Expert sounds alarm about dangerous Arctic waters

Most charts years out of date


Technicians on board the <I><p class=Amundsen prepare to deploy an instrument, nicknamed a “fish,” which pulls a multi-beam sonar device that can map the seabed. (PHOTO BY JANE GEORGE)”/>
Technicians on board the Amundsen prepare to deploy an instrument, nicknamed a “fish,” which pulls a multi-beam sonar device that can map the seabed. (PHOTO BY JANE GEORGE)

This past weekend’s grounding of the Clipper Adventurer cruise ship near Kugluktuk underlines the inadequate charting of Arctic waters, says a leading Canadian ice expert.

This is the “single biggest issue in the Arctic,” said John Falkingham, a sea ice consultant and member of the International Ice Charting Working Group, who worked with the Canadian Ice Service for nearly 30 years.

Charts work like maps in waterways, telling ship navigators the safest routes to take.

But only about 10 per cent of Arctic waters are charted to modern-day standards, and it will take 300 years to complete the job at the current rate, Falkingham said in an Aug. 30 interview from Ottawa.

In the meantime, annual surveys of certain areas are done every year, but they’re limited in scope, he said.

“They can only progress at a rate that’s not fast enough for the industry that’s going in there, particularly the cruise industry, which tends to want to go to different areas,” he said. “They don’t want to stick with sea lanes— that’s boring.”

The Clipper Adventurer, operated by Mississauga, Ont.-based Adventure Canada, hit a rock in about three metres of water, about 55 nautical miles east of Kugluktuk on Aug. 27.

Its passengers and crew, said to be safe and unharmed, were transferred to the Coast Guard icebreaker, the Amundsen, to Kuglukuk where they were flown out to Edmonton on a charter.

But the Aug. 27 grounding of the Clipper Adventurer is not the first time a cruise ship has run aground in Arctic waters, Falkingam pointed out.

Ten years ago there was a similar occurrence in similar circumstances in Nunavut, which also took place in late August.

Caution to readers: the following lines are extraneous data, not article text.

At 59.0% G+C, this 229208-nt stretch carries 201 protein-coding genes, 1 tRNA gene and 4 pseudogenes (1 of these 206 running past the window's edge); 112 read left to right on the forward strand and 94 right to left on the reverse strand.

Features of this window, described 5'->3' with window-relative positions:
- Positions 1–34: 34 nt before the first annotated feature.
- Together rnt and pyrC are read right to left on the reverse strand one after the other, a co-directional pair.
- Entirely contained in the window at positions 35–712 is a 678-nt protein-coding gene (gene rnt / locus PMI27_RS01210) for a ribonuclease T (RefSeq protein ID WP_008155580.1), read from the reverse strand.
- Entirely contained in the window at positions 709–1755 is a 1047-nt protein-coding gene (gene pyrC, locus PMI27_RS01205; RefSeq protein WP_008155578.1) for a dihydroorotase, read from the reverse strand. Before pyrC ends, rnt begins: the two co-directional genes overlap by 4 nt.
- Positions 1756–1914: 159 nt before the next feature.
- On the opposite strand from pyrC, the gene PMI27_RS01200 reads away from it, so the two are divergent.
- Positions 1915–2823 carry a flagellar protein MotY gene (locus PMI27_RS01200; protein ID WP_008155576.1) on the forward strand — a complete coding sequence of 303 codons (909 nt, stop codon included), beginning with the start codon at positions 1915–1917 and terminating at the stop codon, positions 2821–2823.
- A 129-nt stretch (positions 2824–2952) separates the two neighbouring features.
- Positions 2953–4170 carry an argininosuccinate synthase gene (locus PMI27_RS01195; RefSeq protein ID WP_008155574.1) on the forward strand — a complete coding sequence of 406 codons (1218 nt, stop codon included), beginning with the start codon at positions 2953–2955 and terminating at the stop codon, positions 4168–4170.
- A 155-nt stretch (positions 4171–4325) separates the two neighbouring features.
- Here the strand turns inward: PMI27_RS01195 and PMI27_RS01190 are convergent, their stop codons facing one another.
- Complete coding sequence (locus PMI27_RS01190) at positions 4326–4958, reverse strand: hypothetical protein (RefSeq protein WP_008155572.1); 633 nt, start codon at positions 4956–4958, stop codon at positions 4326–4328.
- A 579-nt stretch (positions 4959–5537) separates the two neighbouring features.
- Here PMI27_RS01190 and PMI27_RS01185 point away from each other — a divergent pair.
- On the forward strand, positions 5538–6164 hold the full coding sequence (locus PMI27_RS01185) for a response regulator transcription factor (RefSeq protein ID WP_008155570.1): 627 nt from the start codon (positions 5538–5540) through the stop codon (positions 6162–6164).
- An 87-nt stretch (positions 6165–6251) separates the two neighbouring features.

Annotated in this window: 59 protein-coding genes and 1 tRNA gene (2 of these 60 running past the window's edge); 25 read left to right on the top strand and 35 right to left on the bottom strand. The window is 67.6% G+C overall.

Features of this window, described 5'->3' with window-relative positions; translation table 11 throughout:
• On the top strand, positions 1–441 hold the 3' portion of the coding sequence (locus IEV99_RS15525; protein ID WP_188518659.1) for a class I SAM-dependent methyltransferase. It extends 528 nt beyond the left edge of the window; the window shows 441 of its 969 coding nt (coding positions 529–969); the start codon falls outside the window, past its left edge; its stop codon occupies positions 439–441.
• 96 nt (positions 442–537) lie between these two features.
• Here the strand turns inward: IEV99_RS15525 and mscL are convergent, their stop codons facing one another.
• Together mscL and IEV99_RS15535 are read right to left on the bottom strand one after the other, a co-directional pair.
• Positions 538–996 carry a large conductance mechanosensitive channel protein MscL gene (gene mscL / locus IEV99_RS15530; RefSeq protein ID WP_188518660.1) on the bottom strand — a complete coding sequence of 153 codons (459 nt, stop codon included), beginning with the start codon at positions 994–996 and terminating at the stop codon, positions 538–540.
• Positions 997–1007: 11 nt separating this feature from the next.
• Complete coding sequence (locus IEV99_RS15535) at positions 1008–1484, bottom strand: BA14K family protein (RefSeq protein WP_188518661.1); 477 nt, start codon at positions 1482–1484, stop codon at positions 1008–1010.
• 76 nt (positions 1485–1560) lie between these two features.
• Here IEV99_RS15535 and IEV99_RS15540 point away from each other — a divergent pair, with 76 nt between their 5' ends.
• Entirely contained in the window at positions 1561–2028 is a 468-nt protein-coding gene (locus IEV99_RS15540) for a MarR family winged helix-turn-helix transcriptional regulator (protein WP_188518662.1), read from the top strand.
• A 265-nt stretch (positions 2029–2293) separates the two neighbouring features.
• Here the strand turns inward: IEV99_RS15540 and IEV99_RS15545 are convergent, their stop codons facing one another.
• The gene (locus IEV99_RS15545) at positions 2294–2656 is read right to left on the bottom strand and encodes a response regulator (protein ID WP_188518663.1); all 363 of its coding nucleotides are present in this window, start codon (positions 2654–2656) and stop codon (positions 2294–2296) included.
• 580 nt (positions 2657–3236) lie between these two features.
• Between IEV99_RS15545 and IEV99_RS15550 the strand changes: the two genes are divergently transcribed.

On Aug. 29, 1996, while en route from Gjoa Haven to Resolute Bay, the Hanseatic cruise ship, with 149 passengers, ran aground in Simpson Strait.

According to a Transport Canada investigation into the incident, the weather was fine and clear and the vessel was being navigated visually, by reference to shore ranges, and by radar.

The TSB determined that the Hanseatic grounded because the bridge team did not strictly adhere to the plan that had been prepared for navigating the vessel through the strait. Relying on a navigation buoy left in the strait from the previous navigation season contributed to the grounding.

The Disko-11 cruise ship also went aground off Greenland in June, 2007, after it ventured into uncharted waters, hitting rocks near the island of Qeqertarsuaq, with 52 Danish passengers on board, and a crew of 18.

Neither of these cases resulted in sinking or danger.

But there have been losses of life in Arctic cruises.

The Hans Hedtoft sank off the southern tip of Greenland on its maiden voyage on Jan. 30, 1959, after hitting an iceberg— and all 55 passengers and 40 crew were lost in this incident.

“The potential is there, and that’s the problem. But if a grounding happened and simultaneously some severe weather came along, high winds, high waves— that could really complicate things,” Falkingham said.

To avoid disaster, Canada needs to improve legal issues around charting and how these maps are done. For example, private companies— like gas and oil developers—which do their own surveys and produce charts, aren’t required to share the information with the Canadian Hydrographic Service, the agency that carries out mapping surveys and publishes paper and electronic nautical charts in Canada’s waters.

As well, current regulations don’t take into account the new kinds of technology now available, which could allow all ships to map-as-they-go— that is, if they were required to carry the equipment on-board, such as forward-looking sonar beams common to icebreakers.

Researchers on board the Amundsen also use sonar waves—similar but less powerful than the sound waves emitted during seismic testing— to see what lies below the ocean and produce an image of the seabed which can be used in improving charts.

The Amundsen’s multi-beam sonar machine can shoot out hundreds of sound waves covering about two kilometres on either side, which, like an ultrasound image of a baby in utero, produce detailed images of what lies under the wates.

The Amundsen also contains a single-beam sonar equipment attached to the bottom of its hull which can penetrate below to the sea floor and show if there are any hazards around.

Recent mapping in the Coronation Gulf near Kugluktuk found a new, southerly shipping lane that is safe— which the Amundsen now uses.

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